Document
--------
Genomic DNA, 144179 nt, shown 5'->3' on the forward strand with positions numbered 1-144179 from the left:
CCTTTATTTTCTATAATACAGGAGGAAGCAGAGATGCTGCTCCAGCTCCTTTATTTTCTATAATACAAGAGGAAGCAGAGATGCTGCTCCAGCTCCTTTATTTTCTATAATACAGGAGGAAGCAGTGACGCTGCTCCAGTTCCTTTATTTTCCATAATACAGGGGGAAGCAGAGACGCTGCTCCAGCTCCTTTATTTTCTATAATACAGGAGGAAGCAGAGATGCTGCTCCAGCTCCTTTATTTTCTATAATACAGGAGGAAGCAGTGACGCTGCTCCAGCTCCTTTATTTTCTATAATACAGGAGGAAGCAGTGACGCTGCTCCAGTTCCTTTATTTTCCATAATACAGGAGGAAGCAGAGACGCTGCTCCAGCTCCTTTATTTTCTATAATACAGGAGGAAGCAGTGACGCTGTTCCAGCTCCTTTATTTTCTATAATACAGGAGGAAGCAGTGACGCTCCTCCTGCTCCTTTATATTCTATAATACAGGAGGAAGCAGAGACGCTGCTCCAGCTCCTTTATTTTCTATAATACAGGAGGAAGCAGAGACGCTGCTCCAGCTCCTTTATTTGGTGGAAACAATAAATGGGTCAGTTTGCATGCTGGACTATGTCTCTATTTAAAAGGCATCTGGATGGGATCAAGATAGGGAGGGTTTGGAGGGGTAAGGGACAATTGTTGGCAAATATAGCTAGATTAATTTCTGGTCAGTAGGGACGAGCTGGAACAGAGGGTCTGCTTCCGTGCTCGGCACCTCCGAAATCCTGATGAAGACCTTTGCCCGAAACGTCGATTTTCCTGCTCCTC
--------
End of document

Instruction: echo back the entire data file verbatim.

Genomic DNA, 144179 nt, shown 5'->3' on the forward strand with positions numbered 1-144179 from the left:
CCTTTATTTTCTATAATACAGGAGGAAGCAGAGATGCTGCTCCAGCTCCTTTATTTTCTATAATACAAGAGGAAGCAGAGATGCTGCTCCAGCTCCTTTATTTTCTATAATACAGGAGGAAGCAGTGACGCTGCTCCAGTTCCTTTATTTTCCATAATACAGGGGGAAGCAGAGACGCTGCTCCAGCTCCTTTATTTTCTATAATACAGGAGGAAGCAGAGATGCTGCTCCAGCTCCTTTATTTTCTATAATACAGGAGGAAGCAGTGACGCTGCTCCAGCTCCTTTATTTTCTATAATACAGGAGGAAGCAGTGACGCTGCTCCAGTTCCTTTATTTTCCATAATACAGGAGGAAGCAGAGACGCTGCTCCAGCTCCTTTATTTTCTATAATACAGGAGGAAGCAGTGACGCTGTTCCAGCTCCTTTATTTTCTATAATACAGGAGGAAGCAGTGACGCTCCTCCTGCTCCTTTATATTCTATAATACAGGAGGAAGCAGAGACGCTGCTCCAGCTCCTTTATTTTCTATAATACAGGAGGAAGCAGAGACGCTGCTCCAGCTCCTTTATTTGGTGGAAACAATAAATGGGTCAGTTTGCATGCTGGACTATGTCTCTATTTAAAAGGCATCTGGATGGGATCAAGATAGGGAGGGTTTGGAGGGGTAAGGGACAATTGTTGGCAAATATAGCTAGATTAATTTCTGGTCAGTAGGGACGAGCTGGAACAGAGGGTCTGCTTCCGTGCTCGGCACCTCCGAAATCCTGATGAAGACCTTTGCCCGAAACGTCGATTTTCCTGCTCCTC